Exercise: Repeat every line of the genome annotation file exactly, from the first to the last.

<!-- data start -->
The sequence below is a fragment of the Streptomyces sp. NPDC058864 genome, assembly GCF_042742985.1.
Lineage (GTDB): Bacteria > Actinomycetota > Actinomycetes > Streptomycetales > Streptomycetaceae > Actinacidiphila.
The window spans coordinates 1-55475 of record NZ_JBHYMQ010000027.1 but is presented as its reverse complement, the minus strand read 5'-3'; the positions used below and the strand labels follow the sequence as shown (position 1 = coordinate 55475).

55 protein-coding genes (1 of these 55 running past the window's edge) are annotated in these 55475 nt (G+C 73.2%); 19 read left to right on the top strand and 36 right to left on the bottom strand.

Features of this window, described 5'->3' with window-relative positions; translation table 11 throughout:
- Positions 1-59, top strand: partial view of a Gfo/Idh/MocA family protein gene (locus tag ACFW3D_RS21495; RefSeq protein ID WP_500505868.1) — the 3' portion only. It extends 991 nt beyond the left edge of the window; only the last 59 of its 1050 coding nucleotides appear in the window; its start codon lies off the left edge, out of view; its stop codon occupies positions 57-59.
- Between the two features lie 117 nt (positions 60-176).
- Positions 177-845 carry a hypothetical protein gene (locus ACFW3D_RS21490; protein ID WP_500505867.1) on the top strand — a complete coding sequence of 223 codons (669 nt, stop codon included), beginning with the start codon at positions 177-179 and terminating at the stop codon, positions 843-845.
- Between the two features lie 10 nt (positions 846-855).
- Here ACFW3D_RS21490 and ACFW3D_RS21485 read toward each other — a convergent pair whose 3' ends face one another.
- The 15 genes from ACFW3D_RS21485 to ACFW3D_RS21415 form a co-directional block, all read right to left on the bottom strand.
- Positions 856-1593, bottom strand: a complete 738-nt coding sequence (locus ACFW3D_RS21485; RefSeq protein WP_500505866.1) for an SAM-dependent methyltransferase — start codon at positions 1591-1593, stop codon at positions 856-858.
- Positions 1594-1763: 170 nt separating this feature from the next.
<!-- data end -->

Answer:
The sequence below is a fragment of the Streptomyces sp. NPDC058864 genome, assembly GCF_042742985.1.
Lineage (GTDB): Bacteria > Actinomycetota > Actinomycetes > Streptomycetales > Streptomycetaceae > Actinacidiphila.
The window spans coordinates 1-55475 of record NZ_JBHYMQ010000027.1 but is presented as its reverse complement, the minus strand read 5'-3'; the positions used below and the strand labels follow the sequence as shown (position 1 = coordinate 55475).

55 protein-coding genes (1 of these 55 running past the window's edge) are annotated in these 55475 nt (G+C 73.2%); 19 read left to right on the top strand and 36 right to left on the bottom strand.

Features of this window, described 5'->3' with window-relative positions; translation table 11 throughout:
- Positions 1-59, top strand: partial view of a Gfo/Idh/MocA family protein gene (locus tag ACFW3D_RS21495; RefSeq protein ID WP_500505868.1) — the 3' portion only. It extends 991 nt beyond the left edge of the window; only the last 59 of its 1050 coding nucleotides appear in the window; its start codon lies off the left edge, out of view; its stop codon occupies positions 57-59.
- Between the two features lie 117 nt (positions 60-176).
- Positions 177-845 carry a hypothetical protein gene (locus ACFW3D_RS21490; protein ID WP_500505867.1) on the top strand — a complete coding sequence of 223 codons (669 nt, stop codon included), beginning with the start codon at positions 177-179 and terminating at the stop codon, positions 843-845.
- Between the two features lie 10 nt (positions 846-855).
- Here ACFW3D_RS21490 and ACFW3D_RS21485 read toward each other — a convergent pair whose 3' ends face one another.
- The 15 genes from ACFW3D_RS21485 to ACFW3D_RS21415 form a co-directional block, all read right to left on the bottom strand.
- Positions 856-1593, bottom strand: a complete 738-nt coding sequence (locus ACFW3D_RS21485; RefSeq protein WP_500505866.1) for an SAM-dependent methyltransferase — start codon at positions 1591-1593, stop codon at positions 856-858.
- Positions 1594-1763: 170 nt separating this feature from the next.